The X-ray crystallography setup is used to construct 3-D structures of molecules under study. -Photo by author
    The X-ray crystallography setup is used to construct 3-D structures of molecules under study. -Photo by author
    “We have recently finished the structure of a compound showing anti-inflammatory activity,” said Sammer Yousuf, senior research officer at the institute who was awarded the Regional Prize for Young Scientists by the Third World Academy of Sciences (TWAS) in 2011 for her work.

    “In the last two and a half years our institute was awarded 24 international patents,” Dr Rehman proudly adds.

    Since its inception, the HEJ which was inducted into the International Center for Chemical and Biological Sciences (ICCBS) in the ‘90s has produced hundreds of doctorates, thousands of papers and hundreds of international patents, and also helps over 350 industries across Pakistan. The Industrial Analytical Center at the HEJ provides testing, consultancy and research for various industries in Pakistan.

    The construction of a state-of-the-art center for nanotechnology is underway while the Jamil-ur-Rehman Center for Genome Research, also falling under HEJ, is almost complete. The center, named after Dr Rehman’s father who was the main donor of the institute, already houses modern gene sequencing machines.

    http://dawn.com/news/1058496/pakistans-silent-revolution

    • up

      Riaz Haq

      It's the birthday of Abdus Salam, who was born in 1926 in Jhang, a rural community in what is now Pakistan. Salam attended Punjab University and then Cambridge University, where he earned a PhD in 1952. In the 1960s, he and, independently, Sheldon Glashow and Steven Weinberg identified a symmetry that is shared in a class of field theories by the electromagnetic and weak nuclear forces. The symmetry implied that the two forces are really different manifestations of the same force, which Salam named electroweak. Glashow, Salam and Weinberg's unification also predicted the existence of two bosons: W, which mediates beta decay, and Z, which mediates the transfer of momentum, spin and energy in neutrino scattering. In 1973 a clear manifestation of the Z was discovered in CERN's Gargamelle bubble chamber. Six years later Glashow, Salam and Weinberg were awarded the Nobel Prize in Physics. Salam was also a founder of the International Center for Theoretical Physics in Trieste, Italy, which has supported the studies of physicists from the developing world since its founding in 1964.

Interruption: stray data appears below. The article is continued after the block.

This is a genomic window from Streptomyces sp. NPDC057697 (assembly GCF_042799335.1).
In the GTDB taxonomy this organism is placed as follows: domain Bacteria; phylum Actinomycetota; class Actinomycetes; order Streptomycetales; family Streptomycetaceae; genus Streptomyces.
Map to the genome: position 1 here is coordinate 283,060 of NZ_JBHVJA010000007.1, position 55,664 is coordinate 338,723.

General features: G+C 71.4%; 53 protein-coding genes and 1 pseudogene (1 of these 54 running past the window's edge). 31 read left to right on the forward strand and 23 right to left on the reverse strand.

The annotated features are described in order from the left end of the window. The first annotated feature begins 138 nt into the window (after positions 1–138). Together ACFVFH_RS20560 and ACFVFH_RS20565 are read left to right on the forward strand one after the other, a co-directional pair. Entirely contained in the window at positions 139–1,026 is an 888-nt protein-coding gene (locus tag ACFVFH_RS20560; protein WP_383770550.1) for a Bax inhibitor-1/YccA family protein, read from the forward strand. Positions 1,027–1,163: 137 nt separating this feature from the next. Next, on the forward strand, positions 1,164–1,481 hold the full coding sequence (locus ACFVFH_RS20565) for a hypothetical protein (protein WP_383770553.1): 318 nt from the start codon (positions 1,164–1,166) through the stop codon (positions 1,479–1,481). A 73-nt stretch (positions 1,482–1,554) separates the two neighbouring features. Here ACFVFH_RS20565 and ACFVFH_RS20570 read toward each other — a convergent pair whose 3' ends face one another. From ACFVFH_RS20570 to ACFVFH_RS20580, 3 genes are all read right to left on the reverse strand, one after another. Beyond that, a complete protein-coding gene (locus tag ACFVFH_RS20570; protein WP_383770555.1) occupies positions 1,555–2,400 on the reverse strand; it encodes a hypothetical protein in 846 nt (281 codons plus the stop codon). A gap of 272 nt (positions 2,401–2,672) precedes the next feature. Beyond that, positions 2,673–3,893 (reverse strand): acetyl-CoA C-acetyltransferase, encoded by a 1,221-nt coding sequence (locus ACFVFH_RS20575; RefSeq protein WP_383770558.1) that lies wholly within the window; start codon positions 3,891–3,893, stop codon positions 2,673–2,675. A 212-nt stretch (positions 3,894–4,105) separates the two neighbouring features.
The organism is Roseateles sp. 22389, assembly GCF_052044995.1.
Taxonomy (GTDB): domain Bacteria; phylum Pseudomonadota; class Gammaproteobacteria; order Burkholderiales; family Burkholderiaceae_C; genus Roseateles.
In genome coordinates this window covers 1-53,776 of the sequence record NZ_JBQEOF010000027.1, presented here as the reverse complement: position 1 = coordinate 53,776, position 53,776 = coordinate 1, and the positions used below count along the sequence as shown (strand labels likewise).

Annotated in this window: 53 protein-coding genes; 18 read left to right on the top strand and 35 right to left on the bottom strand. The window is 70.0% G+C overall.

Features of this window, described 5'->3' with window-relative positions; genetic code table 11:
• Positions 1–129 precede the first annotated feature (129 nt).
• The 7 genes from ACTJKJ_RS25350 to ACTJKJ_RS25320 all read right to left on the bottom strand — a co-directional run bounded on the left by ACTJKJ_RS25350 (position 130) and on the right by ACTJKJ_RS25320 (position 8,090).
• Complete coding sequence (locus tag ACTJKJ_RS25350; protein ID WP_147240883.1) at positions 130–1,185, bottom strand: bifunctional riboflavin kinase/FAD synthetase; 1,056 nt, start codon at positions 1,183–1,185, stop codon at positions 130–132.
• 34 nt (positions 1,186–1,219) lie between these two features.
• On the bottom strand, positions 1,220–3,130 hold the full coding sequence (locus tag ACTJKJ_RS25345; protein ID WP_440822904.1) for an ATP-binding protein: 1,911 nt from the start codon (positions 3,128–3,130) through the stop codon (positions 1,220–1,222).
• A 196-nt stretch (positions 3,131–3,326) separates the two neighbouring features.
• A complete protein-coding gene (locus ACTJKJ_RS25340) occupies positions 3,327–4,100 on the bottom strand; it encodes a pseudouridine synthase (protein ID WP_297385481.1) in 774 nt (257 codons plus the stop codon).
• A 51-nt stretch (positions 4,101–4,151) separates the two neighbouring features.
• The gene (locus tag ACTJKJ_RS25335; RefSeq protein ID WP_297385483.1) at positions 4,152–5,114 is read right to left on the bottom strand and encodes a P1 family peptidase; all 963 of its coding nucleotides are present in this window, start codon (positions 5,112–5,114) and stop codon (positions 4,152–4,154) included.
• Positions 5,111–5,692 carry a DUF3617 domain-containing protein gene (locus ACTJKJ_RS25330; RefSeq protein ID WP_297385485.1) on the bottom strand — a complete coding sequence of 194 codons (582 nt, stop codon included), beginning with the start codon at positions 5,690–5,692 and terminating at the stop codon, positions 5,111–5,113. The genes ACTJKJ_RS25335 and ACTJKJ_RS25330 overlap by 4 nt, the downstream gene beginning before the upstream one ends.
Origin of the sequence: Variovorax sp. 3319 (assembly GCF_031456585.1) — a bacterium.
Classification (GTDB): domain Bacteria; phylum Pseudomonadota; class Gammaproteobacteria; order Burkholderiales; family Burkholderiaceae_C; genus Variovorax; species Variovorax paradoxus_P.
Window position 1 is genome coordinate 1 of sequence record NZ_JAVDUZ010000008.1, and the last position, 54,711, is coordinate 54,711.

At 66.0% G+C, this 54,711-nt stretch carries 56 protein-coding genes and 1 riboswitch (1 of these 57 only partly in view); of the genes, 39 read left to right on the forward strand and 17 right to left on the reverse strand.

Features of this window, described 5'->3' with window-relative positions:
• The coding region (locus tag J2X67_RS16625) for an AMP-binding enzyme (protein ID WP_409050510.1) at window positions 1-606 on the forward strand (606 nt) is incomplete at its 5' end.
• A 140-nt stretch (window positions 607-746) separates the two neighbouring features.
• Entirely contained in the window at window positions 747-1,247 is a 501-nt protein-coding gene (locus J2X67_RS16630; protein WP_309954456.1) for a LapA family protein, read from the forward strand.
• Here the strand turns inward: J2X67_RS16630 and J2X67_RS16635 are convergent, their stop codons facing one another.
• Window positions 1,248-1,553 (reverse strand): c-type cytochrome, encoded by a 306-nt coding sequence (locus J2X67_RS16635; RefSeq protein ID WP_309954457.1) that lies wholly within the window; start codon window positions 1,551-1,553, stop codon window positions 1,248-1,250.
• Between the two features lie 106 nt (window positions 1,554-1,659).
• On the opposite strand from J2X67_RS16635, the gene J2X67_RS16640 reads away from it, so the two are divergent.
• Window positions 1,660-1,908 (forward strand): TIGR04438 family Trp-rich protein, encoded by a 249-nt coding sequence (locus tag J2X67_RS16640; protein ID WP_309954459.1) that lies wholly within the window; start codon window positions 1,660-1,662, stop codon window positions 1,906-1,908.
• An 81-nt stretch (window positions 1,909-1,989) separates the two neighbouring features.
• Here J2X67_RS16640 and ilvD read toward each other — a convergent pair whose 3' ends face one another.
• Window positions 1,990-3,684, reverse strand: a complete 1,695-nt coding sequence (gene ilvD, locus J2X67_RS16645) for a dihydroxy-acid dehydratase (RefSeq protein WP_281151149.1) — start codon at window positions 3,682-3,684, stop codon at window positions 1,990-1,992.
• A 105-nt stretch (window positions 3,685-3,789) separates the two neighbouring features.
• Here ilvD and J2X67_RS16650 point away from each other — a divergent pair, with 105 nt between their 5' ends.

• up

        Riaz Haq

        New #IAEA Collaborating Centre in #Pakistan for #Nuclear #Technology. Partnership with PIAES in 3 key areas: Modelling and simulations with verification and validation capabilities, experimental nuclear #engineering, and education and training. https://www.iaea.org/newscenter/news/new-iaea-collaborating-centre-...

        With a cooperation agreement signed today, the IAEA has designated the Pakistan Institute of Engineering and Applied Sciences (PIEAS) as an IAEA Collaborating Centre to support Member States on research, development and capacity building in the application of advanced and innovative nuclear technologies.

        Islamabad-based PIAES is one of Pakistan’s leading public research university in engineering and nuclear technology and a major nuclear research facility of the Pakistan Atomic Energy Commission.

        “I cannot emphasize enough the importance of education and training for building the capacity of Member States in this field,” said IAEA Deputy Director General Mikhail Chudakov, Head of the Department of Nuclear Energy, at the signing ceremony at the Agency’s Vienna headquarters. “Through this network, the Agency encourages scientific studies and cooperation across Member States, making the centres a key IAEA cooperation mechanism.”

        This partnership with PIAES is based on a holistic and multidisciplinary approach in three key areas: modelling and simulations with verification and validation capabilities, experimental nuclear engineering, and education and training. Member States will strengthen their capacities in reactor technology design, nuclear-renewable hybrid energy systems, and reactor numerical modelling and simulations.

        “We are first and foremost a university, so academics and research and development is at the heart of what we do,” underlined Nasirmajid Mirza, Rector of PIAES. “It will be rewarding to further build and develop capacity in nuclear technology and non-electric applications of nuclear energy and teach it to those who want to learn.”

        IAEA Collaborating Centres
        Through the Collaborating Centres network, Member States can assist the IAEA by undertaking original research and development and training relating to nuclear science, technologies and their safe and secure applications. With the newly designated Collaborating Centre PIAES in Pakistan, there are now 43 active Collaborating Centres worldwide, with ongoing discussions in several countries to establish new Centres.